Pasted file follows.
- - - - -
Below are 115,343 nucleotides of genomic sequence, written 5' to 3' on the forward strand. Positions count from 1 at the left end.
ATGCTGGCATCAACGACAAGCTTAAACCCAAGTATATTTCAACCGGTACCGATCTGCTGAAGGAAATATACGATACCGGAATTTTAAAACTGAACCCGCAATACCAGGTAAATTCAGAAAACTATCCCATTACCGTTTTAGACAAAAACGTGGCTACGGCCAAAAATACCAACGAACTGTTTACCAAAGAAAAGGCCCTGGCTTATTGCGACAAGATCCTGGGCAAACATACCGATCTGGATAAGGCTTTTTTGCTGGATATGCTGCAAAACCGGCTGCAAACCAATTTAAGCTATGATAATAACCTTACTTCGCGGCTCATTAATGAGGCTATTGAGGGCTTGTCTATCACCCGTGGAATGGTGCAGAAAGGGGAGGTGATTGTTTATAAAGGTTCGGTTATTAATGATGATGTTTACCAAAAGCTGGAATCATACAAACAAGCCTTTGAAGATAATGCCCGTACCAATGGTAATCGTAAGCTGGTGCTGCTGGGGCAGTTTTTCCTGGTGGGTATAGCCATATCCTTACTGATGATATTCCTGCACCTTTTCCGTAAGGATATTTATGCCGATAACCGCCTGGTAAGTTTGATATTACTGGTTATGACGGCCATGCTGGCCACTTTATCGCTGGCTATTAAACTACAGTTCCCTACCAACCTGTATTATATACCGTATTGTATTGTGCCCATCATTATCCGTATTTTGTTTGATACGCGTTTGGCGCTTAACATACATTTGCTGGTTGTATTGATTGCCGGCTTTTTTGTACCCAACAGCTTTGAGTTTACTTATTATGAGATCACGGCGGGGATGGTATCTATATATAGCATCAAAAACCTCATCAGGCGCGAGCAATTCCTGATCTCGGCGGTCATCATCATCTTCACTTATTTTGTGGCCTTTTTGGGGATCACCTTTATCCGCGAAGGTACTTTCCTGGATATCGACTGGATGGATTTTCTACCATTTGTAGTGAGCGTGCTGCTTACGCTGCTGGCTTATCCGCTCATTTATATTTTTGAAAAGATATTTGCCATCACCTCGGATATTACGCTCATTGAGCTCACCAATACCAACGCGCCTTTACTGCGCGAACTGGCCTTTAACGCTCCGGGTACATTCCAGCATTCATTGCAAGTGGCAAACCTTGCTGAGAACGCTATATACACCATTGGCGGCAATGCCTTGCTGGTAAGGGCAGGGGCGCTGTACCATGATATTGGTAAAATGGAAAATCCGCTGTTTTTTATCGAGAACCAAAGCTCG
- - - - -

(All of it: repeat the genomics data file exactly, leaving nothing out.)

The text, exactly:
Below are 115,343 nucleotides of genomic sequence, written 5' to 3' on the forward strand. Positions count from 1 at the left end.
ATGCTGGCATCAACGACAAGCTTAAACCCAAGTATATTTCAACCGGTACCGATCTGCTGAAGGAAATATACGATACCGGAATTTTAAAACTGAACCCGCAATACCAGGTAAATTCAGAAAACTATCCCATTACCGTTTTAGACAAAAACGTGGCTACGGCCAAAAATACCAACGAACTGTTTACCAAAGAAAAGGCCCTGGCTTATTGCGACAAGATCCTGGGCAAACATACCGATCTGGATAAGGCTTTTTTGCTGGATATGCTGCAAAACCGGCTGCAAACCAATTTAAGCTATGATAATAACCTTACTTCGCGGCTCATTAATGAGGCTATTGAGGGCTTGTCTATCACCCGTGGAATGGTGCAGAAAGGGGAGGTGATTGTTTATAAAGGTTCGGTTATTAATGATGATGTTTACCAAAAGCTGGAATCATACAAACAAGCCTTTGAAGATAATGCCCGTACCAATGGTAATCGTAAGCTGGTGCTGCTGGGGCAGTTTTTCCTGGTGGGTATAGCCATATCCTTACTGATGATATTCCTGCACCTTTTCCGTAAGGATATTTATGCCGATAACCGCCTGGTAAGTTTGATATTACTGGTTATGACGGCCATGCTGGCCACTTTATCGCTGGCTATTAAACTACAGTTCCCTACCAACCTGTATTATATACCGTATTGTATTGTGCCCATCATTATCCGTATTTTGTTTGATACGCGTTTGGCGCTTAACATACATTTGCTGGTTGTATTGATTGCCGGCTTTTTTGTACCCAACAGCTTTGAGTTTACTTATTATGAGATCACGGCGGGGATGGTATCTATATATAGCATCAAAAACCTCATCAGGCGCGAGCAATTCCTGATCTCGGCGGTCATCATCATCTTCACTTATTTTGTGGCCTTTTTGGGGATCACCTTTATCCGCGAAGGTACTTTCCTGGATATCGACTGGATGGATTTTCTACCATTTGTAGTGAGCGTGCTGCTTACGCTGCTGGCTTATCCGCTCATTTATATTTTTGAAAAGATATTTGCCATCACCTCGGATATTACGCTCATTGAGCTCACCAATACCAACGCGCCTTTACTGCGCGAACTGGCCTTTAACGCTCCGGGTACATTCCAGCATTCATTGCAAGTGGCAAACCTTGCTGAGAACGCTATATACACCATTGGCGGCAATGCCTTGCTGGTAAGGGCAGGGGCGCTGTACCATGATATTGGTAAAATGGAAAATCCGCTGTTTTTTATCGAGAACCAAAGCTCG